The biker movie has long been considered a pariah by those who do not believe it should be considered alongside more “serious” kinds of movie. This is something that artist Charlie Woolley sought to address with the Biker Movie Marathon, which both embraced and challenged the outsider status of biker flicks and the culture they come from.
No biker marathon would be complete without Peter Fonda cropping up somewhere, although many may be surprised it was in schlock-king Roger Corman’s The Wild Angels (1966) rather than his pièce de résistance Easy Rider (not to be released for another 3 years after) that gets billing here. In typical Corman style it’s dumb tough-guy fun, with plenty of guns, police chases and coffins draped in Nazi regalia. It is also good for a bit of star-spotting – as well as Fonda we get Bruce Dern, Diane Ladd and Icon of Coolness herself Nancy Sinatra, no less.
There was a tonal shift as Charlie Woolley took centre stage next, performing his piece Lone Soul Road, a meditation on biker culture, with Brixton band Ghold providing the backing. Dressed in full on biker leathers and looking for all the world like an extra from The Wild Angels, Woolley delivered a forceful performance taking in everything from Revelations, Buddhist scriptures, Medieval scrolls and fire and brimstone. Ghold sounded suitably grimy and ear-scouring in accompaniment, providing a non-stop chuntering wall of feedback. With such heaven-splitting noise you’d be forgiven for thinking the screen backdrop wasn’t showing Woolley motoring through a lonesome desert canyon but a horseman of the apocalypse itself.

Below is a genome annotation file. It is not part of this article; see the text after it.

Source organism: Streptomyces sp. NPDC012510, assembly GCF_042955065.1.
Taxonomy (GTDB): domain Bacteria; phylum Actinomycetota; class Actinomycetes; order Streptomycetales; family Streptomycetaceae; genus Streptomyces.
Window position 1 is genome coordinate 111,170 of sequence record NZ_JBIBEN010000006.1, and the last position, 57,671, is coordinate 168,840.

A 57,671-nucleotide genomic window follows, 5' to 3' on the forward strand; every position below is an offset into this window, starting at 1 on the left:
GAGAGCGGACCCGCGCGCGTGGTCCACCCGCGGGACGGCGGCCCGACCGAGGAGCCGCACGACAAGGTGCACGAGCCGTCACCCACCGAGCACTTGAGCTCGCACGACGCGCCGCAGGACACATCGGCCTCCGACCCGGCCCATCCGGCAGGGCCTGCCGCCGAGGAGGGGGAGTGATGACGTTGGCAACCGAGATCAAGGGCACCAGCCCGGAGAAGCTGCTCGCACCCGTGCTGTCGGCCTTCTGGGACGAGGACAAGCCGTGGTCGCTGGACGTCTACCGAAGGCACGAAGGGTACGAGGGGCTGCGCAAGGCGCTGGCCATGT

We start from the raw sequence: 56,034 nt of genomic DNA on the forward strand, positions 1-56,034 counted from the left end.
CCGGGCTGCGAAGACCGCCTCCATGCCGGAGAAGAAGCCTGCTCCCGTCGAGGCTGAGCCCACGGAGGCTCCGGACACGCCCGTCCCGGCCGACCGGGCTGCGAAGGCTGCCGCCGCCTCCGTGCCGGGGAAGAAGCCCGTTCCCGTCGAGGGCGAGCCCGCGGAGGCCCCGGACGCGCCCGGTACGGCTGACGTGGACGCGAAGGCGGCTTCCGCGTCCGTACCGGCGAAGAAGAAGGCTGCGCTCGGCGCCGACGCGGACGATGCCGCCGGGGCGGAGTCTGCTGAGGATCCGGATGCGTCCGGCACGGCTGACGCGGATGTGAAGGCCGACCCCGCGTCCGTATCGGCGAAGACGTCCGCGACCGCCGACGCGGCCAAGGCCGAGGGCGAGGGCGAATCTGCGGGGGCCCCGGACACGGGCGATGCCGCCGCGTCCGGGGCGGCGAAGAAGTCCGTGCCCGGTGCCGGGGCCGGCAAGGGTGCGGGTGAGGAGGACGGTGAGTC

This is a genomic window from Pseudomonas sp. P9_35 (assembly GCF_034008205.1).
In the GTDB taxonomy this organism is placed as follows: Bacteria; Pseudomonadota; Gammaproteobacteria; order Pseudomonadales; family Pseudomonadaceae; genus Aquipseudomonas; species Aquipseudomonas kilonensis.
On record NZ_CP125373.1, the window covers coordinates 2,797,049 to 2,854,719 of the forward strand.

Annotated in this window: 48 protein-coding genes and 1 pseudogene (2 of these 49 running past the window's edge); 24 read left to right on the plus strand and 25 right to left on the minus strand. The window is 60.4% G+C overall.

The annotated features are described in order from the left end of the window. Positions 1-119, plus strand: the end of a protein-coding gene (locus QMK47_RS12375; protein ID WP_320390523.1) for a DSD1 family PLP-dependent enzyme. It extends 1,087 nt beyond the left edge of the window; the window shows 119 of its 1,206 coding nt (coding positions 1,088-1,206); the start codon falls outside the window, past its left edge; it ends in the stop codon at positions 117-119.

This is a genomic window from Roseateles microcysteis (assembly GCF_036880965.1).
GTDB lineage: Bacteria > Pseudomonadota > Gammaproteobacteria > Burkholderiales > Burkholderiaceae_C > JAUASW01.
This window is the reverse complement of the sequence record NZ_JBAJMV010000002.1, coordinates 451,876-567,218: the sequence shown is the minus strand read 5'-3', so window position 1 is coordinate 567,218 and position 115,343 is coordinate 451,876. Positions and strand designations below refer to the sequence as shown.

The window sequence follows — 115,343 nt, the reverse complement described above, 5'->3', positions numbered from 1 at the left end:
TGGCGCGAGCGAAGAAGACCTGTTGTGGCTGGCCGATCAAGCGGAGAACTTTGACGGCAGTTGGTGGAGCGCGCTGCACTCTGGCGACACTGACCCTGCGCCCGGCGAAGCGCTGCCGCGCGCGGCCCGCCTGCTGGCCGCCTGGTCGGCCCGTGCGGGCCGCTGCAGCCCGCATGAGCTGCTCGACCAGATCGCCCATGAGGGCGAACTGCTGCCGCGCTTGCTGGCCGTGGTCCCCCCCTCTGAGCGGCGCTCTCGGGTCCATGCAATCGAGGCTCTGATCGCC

Anyway, back on with earthly matters, and the biker movie marathon. Bruce Dern is back again, this time taking centre stage in The Cycle Savages (1969). This grimy piece of grindhouse wasn’t sure whether it was supposed to be for or against the bikers. Despite showing them as no-nonsense tough guys, it also portrayed them for the most part as either drug-addled dullards or sexual deviants (or both). This is in opposition to their enemy, the straight-talking “man” – a Walter the Softy artist whose only crime was to follow the bikers round drawing pictures of their crimes! Silly as it all was, one suspects many bikers would somehow enjoy this film’s ambivalence towards them.
And with the clock way past midnight, and the curtain finally falling on Werewolves on Wheels (1971), the biker movie marathon comes to an end. An interesting introduction into the culture, it had been a litany of skulls, Satanist werewolves and sonic exuberance. It did, naturally, show the culture from a Western male point of view (no surprises there) and I would have been interested to see some other voices give their own ideas on bikerdom around the world.
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